I’m writing an on-going series of posts about the apparent reading gap between school age girls and boys. The lowdown so far:
In Part 1, I discussed The Center for Education Policy’s report that shows that boys consistently lag behind girls in reading as measured by standardized tests. I also discussed the debate around the use of “gross out” books as the answer to closing the gap.
In Part 2, I delved a little deeper into the Center of Education Policy report that kicked this all off. I also offered some “context” for framing the problem.
In Part 2.5 I threw out some interesting graphs that I thought added some additional context to the discussion.
In part 4, I’ll be taking a brief look at the roles that grown-ups may be playing in the disparity.
The gap between girls and boys on reading scores appears to be mirrored in the adult world by the gap in reading between men and women. In 2007, NPR reported that women out-read men by a significant margin, and the gap is at its widest for fiction. While anecdotes are not data, these finding do jibe with my general experience. As a group, the men that I know well generally read much less than their wives do (if at all) and rarely read fiction, especially not contemporary fiction. If only their mothers and female teachers are visibly reading, what is the take-home message for young male readers?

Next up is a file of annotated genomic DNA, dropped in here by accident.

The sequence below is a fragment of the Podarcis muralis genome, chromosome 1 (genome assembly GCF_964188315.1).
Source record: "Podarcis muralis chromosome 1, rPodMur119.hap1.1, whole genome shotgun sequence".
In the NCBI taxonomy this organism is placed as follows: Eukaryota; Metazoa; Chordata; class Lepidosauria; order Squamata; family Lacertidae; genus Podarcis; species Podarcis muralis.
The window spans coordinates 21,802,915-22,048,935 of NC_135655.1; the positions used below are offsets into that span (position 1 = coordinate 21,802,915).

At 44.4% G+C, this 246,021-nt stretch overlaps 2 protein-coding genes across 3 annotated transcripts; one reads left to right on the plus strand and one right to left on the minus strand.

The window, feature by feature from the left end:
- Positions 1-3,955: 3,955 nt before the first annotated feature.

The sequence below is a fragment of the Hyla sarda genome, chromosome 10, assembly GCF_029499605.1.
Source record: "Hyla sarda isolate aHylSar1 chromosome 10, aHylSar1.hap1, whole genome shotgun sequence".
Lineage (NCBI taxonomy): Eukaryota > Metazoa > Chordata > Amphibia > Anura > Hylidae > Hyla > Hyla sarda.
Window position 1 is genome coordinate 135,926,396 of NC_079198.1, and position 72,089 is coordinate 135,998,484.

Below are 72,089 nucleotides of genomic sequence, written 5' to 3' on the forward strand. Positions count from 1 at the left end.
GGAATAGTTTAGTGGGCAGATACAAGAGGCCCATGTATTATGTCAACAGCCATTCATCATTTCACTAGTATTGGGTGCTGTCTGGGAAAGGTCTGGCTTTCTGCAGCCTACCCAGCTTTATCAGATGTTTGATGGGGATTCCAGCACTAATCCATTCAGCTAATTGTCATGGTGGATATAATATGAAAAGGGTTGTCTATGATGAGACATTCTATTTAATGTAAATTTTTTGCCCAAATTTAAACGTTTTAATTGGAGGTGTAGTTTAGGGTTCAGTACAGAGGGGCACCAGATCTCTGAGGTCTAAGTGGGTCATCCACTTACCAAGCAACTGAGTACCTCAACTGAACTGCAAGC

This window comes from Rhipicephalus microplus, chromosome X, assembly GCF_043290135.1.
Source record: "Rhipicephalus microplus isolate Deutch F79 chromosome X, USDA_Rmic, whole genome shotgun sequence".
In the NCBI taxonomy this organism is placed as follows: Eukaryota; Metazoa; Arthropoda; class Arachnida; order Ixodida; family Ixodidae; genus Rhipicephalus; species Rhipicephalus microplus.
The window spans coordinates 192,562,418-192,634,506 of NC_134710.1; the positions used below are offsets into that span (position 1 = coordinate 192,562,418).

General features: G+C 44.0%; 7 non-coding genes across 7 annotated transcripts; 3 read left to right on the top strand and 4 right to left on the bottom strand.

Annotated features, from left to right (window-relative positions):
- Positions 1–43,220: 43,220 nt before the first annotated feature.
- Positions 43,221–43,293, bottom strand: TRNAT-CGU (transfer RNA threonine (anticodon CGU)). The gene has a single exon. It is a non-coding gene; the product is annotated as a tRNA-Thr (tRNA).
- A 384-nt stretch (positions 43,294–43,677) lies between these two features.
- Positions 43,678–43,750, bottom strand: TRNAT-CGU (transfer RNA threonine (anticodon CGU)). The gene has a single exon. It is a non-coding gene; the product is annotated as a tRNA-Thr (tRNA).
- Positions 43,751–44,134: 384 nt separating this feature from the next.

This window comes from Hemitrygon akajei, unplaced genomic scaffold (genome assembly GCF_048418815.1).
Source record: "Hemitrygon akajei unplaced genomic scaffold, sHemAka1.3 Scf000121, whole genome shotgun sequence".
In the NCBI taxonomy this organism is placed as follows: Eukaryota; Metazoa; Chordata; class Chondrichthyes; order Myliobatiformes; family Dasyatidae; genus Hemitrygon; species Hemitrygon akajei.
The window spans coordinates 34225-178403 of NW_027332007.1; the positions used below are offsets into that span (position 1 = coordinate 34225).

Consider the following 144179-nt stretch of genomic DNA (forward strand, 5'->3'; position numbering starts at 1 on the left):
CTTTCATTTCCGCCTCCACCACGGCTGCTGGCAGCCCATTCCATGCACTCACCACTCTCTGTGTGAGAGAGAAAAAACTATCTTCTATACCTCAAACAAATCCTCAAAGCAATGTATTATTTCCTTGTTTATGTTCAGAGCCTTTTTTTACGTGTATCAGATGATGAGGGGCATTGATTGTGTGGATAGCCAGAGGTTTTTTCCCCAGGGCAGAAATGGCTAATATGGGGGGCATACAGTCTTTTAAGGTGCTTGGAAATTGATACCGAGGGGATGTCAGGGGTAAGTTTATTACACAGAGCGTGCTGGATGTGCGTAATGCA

The web site Guys Read, established by author Jon Scieszka, has set out to make positive changes for male literacy. The web site’s “Guys and Reading” information page includes some grim statistics about boys and reading and overall educational prospects. Under a list of reasons why boys may be having problems with reading, it notes:
Boys don’t have enough positive male role models for literacy. Because the majority of adults involved in kids’ reading are women, boys might not see reading as a masculine activity.
The solution to this particular problem:
Encourage male role models.
Men have to step up as role models of literacy. What we do is more important than all we might say.
If you are male and are concerned about male literacy, do something about it. Be seen reading a book. Talk to your male friends about books that you have read and enjoyed. Start a Guys Read Field Office.